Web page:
The need for a retention device which meets these needs as well as replaces a typical Patch Panel Backboard is satisfied by the integrated design of the retention device 1. The need for a retention device which allows quick and easy installation of the device into a support structure is satisfied by the through-slot 150, as well as the forward edge cut outs 120. The through-slot 150 allows for easy placement of the retention device on a structural support 99 which is pre-installed with a fastening device such as a screw 77. The forward edge cut outs 120 allow a quick and accurate mating of a second retention device, to make a set of retention devices.
The need for quick and easy installation of related telecommunication hardware components into the retention device is met with the hardware mounting holes 130 and the structural areas 65. The holes 130 are strategically placed to facilitate this process, as they match the mating locations on the hardware components.
The need for a retention device which is vertically extendable to accommodate the required number of cable clusters and hardware components is met by the through-slot 150. Following the placement of a first set of retention devices, at least a second set of retention devices is easily added to the structural support 99. To accomplish this addition, an installer needs to add fasteners in a vertical direction above or below the location of the first set of retention devices.
The need for the vertical extension of retention devices to retain a continuous vertical orientation, is met with the cut outs on the proximal edge 100 and distal edge 110 of the bottom face 30. The proximal edge and the distal edge of one set of the retention devices mate with the proximal edge and the distal edge of another set of retention devices. These cut outs on each complete set of retention devices ensure that the orientation of the additional sets of retention devices will be optimally aligned in a vertical axis, rather then skewed with respect to each other.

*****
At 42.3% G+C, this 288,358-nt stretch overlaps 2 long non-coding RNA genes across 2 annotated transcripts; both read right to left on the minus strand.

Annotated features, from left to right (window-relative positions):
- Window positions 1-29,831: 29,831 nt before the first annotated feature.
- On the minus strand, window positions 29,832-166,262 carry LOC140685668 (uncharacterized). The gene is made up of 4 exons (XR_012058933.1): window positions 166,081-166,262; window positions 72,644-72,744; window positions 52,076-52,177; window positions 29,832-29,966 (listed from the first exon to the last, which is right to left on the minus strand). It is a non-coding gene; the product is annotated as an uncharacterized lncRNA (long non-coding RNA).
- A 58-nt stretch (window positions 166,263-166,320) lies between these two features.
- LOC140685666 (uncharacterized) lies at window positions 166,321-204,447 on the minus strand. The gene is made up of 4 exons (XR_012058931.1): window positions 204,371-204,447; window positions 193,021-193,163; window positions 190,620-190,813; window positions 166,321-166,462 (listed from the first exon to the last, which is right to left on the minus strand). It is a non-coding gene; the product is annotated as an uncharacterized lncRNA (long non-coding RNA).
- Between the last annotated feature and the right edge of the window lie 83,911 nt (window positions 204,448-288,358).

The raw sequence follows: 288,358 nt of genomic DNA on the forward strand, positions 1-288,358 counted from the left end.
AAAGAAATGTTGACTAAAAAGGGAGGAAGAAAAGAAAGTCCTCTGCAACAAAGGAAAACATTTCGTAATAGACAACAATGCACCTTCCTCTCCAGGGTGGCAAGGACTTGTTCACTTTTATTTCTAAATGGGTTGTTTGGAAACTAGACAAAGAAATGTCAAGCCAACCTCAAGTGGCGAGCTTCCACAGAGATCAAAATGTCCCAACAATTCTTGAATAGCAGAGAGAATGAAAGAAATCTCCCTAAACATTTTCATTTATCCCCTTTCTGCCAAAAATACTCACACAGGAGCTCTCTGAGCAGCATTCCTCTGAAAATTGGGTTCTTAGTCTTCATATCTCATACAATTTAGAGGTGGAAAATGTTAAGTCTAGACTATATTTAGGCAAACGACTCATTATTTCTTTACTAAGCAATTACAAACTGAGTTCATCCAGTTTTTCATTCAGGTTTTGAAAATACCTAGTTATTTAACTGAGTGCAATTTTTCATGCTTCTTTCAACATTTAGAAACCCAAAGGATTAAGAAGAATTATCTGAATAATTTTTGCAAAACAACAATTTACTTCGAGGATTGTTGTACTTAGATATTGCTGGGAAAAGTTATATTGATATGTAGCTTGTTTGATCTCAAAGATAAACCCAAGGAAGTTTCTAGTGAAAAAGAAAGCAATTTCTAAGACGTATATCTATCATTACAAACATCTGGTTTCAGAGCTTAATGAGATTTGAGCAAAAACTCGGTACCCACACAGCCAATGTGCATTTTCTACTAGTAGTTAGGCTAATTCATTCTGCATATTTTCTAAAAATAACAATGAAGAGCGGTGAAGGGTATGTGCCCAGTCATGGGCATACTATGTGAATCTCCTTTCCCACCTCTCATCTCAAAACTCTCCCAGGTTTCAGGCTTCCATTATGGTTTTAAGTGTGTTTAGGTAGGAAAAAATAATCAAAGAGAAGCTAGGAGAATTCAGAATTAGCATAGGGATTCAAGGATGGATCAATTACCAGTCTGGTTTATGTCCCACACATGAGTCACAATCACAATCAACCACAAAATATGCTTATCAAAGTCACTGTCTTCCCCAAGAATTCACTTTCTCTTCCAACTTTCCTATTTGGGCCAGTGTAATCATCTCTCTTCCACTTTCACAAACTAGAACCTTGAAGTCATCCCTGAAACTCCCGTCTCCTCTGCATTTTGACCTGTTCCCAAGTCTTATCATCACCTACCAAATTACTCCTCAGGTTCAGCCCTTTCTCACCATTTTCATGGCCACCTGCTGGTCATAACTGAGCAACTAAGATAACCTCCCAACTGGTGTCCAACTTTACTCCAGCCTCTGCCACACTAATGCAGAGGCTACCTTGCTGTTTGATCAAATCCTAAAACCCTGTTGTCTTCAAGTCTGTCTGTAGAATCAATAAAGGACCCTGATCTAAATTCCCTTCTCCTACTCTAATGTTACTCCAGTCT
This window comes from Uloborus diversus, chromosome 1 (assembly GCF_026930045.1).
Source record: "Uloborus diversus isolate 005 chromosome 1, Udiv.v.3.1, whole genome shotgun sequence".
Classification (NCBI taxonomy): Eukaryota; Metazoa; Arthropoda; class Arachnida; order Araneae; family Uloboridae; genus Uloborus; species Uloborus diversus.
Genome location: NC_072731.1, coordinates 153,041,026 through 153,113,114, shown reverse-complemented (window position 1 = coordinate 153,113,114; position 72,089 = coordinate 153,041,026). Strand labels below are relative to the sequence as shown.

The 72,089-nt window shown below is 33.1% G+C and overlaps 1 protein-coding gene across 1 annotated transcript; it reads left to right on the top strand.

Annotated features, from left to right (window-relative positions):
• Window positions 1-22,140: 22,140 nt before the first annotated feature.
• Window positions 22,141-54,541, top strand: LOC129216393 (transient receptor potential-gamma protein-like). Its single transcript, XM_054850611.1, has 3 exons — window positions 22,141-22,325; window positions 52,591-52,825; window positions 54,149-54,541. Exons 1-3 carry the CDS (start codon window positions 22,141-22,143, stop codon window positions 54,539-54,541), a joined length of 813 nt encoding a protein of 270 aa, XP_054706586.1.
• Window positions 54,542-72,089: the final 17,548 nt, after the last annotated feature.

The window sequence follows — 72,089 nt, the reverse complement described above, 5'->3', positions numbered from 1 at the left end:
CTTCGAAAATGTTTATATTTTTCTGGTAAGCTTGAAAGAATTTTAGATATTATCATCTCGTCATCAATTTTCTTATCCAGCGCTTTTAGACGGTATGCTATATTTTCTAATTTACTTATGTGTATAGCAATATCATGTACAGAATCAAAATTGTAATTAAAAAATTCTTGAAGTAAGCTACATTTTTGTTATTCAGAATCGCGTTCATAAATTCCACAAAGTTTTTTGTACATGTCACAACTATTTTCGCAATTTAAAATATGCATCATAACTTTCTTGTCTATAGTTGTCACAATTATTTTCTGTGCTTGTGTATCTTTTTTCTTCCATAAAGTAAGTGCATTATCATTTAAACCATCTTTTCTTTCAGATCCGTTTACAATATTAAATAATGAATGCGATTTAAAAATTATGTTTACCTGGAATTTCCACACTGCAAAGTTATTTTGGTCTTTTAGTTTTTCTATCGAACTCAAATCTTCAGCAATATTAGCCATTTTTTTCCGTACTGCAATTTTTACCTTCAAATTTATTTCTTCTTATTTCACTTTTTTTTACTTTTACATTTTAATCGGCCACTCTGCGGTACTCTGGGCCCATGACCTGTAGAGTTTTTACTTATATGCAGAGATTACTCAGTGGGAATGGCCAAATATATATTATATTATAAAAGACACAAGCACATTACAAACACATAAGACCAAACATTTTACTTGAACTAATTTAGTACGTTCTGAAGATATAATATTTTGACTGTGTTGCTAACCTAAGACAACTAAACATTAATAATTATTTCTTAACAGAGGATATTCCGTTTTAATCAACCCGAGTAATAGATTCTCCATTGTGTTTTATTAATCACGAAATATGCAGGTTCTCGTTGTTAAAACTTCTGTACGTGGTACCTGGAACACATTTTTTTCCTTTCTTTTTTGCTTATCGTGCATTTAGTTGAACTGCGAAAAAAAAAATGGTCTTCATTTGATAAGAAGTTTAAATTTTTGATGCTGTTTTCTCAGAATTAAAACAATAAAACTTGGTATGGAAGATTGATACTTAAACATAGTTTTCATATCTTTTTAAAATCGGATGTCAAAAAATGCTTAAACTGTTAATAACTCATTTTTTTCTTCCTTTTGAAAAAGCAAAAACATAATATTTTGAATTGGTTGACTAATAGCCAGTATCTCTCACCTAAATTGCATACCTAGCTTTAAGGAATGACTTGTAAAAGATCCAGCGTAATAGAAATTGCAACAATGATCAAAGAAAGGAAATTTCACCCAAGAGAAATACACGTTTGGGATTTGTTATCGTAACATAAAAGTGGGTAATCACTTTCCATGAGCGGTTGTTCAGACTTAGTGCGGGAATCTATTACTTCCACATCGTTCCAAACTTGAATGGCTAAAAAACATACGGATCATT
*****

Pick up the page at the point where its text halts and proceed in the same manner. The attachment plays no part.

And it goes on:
Although the invention has been particularly shown and described in detail with reference to the preferred embodiments thereof, the embodiments are not intended to be exhaustive or to limit the invention to the precise forms disclosed herein. It will be understood by those skilled in the art that many modifications in form and detail may be made therein without departing from the spirit and scope of the invention. Similarly, any process steps described herein may be interchangeable with other steps in order to achieve the same result. All such modifications are intended to be encompassed within the scope of the invention, which is defined by the following claims and their equivalents.